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{font:Calibri}Happy Cinco de Mayo!{font}

 

There's an article in Wikipedia telling why this holiday is important to both Mexicans and U. S. Americans. I had no idea that the outcome of it- indeed the entire Mexican/French War-had such a profound effect on our history. Not having any Latin roots, I was not going to rip off your celebration for those who do but now I guess I can drink a toast or two to it tonight and feel a part of this. Gracias, Amigos!

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> {quote:title=TCMfan23 wrote:}{quote}I'm not Mexican/Spanish.

>

> I always celebrate Independence Day on July 4th.

>

> It's a Mexican holiday. I don't understand it's importance here in the U.S.

The Wikipedia article stated a semi-trained Mexican army beat a French one twice its size and considered the best in the world while fighting to keep its independence. The French got hold of Mexico for three years but were finally forced to leave. The puppet ruler and some Mexican military "quislings" were executed.

 

Much of this took place during our Civil War. The Confederacy wanted the French to win because they expected their help against the Union. Had this happened the war's end and its eventual consequences would have been much different. This is what I meant earlier; it's foremost a Mexican holiday but the events celebrated had repercussions for all of us here on this side of the Rio Grande.

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Several sources say it is not really much of a Mexican holiday. Independence Day of Sept. 16 is the big Mexican holiday. Cinco de Mayo is mainly an American holiday, and mainly in the Southwest.

 

Somehow (but no one knows exactly how it got started and grew to be so big) the holiday commemorates one single battle against invading French troops at Puebla, Mexico, on May 5, 1862, but very few people know that or pays any attention to it. It just seems like May 5th is a good time to have a big fiesta. :)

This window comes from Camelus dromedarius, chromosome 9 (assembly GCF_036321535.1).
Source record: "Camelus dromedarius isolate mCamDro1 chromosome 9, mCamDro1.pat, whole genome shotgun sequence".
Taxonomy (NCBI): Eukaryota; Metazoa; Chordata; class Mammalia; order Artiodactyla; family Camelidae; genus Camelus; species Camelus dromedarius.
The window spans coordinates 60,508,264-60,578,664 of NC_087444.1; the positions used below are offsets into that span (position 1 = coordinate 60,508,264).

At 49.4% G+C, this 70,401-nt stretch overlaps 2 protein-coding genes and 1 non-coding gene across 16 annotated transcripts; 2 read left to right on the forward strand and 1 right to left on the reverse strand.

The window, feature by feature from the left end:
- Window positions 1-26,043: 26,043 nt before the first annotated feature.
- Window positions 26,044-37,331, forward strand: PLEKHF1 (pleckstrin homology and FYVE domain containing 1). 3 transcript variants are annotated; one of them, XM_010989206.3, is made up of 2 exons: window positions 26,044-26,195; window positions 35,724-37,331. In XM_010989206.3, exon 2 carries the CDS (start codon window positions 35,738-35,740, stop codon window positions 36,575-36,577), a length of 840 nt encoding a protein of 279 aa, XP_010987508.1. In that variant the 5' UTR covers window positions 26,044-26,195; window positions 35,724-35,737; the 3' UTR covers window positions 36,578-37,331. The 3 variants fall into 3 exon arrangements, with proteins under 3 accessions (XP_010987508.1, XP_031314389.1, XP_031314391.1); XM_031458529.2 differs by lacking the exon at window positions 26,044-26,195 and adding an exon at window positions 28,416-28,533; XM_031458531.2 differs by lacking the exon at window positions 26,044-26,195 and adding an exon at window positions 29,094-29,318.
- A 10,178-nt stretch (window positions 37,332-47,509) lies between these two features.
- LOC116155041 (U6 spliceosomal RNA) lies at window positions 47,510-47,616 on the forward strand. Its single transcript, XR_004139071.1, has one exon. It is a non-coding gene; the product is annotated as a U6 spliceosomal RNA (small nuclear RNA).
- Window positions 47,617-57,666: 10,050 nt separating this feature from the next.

http://en.wikipedia.org/wiki/Cinco_de_Mayo

 

The annual Cinco de Mayo festival is more popular in the US than in Mexico, and Mexican-Americans often don't know what that specific date celebrates. From Texas to California, I've seen Mexican-Americans celebrate the day with dancing, music, food, fiestas, while combining the other major Mexican historical events, such as Independence from Spain in 1821, the expulsion of the French in 1866-1867, and the 1910-1920s revolution. This is sort of like the Irish St. Patrick's Day, the Italian Columbus Day, and the French Mardi Gras. And non-Mexicans are welcome to join in.

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Feliz Cinco de Mayo to you, too! :)

 

I happen to be Mexican-American and maybe because of our rich and very present Mexican heritage and maybe because we live within spitting distance of the Rio Grande and Mexico, everyone around here knows Cinco de Mayo is about the Battle of Puebla. And yes, besides knowing the history of the day, it's a good excuse to have great food and great music. :^0

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In NYC we have a nickname for Coronas -- it starts with a "p" has four letters and ends with an "s." Maybe we should be watching Juarez or Viva Villa today.

 

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CasaCinema wote:

 

 

I happen to be Mexican-American and maybe because of our rich and very present Mexican heritage and maybe because we live within spitting distance of the Rio Grande and Mexico, everyone around here knows Cinco de Mayo is about the Battle of Puebla.

 

 

AND

 

 

Which is why some people I know call it Cinco de Drinko . . . . !!!???!!!

 

 

 

 

 

CasaCinema,

 

 

Your second statement seems to contradict the first one; it does not show "...everyone around here knows Cinco de Mayo is about the Battle of Puebla", or that "rich or very present Mexican heritage".

 

 

I too am Mexican, and I don't think that propagating the misconception of the holiday as just a time for all to get drunk is very illuminating or informative. It is the commemoration of a significant battle on that day, as mentioned here, in the city of Puebla, then Mexico's second largest city and on the road from the seaport of Veracruz to the capital. Despite the win, much of beautiful Baroque colonial Puebla suffered major damage, and the French did take over the country for approximately 5 years. Every year it is a big deal in this city (it happened 150 years ago today), and elsewhere people get the day off, and is about as meaningful as our President's Day.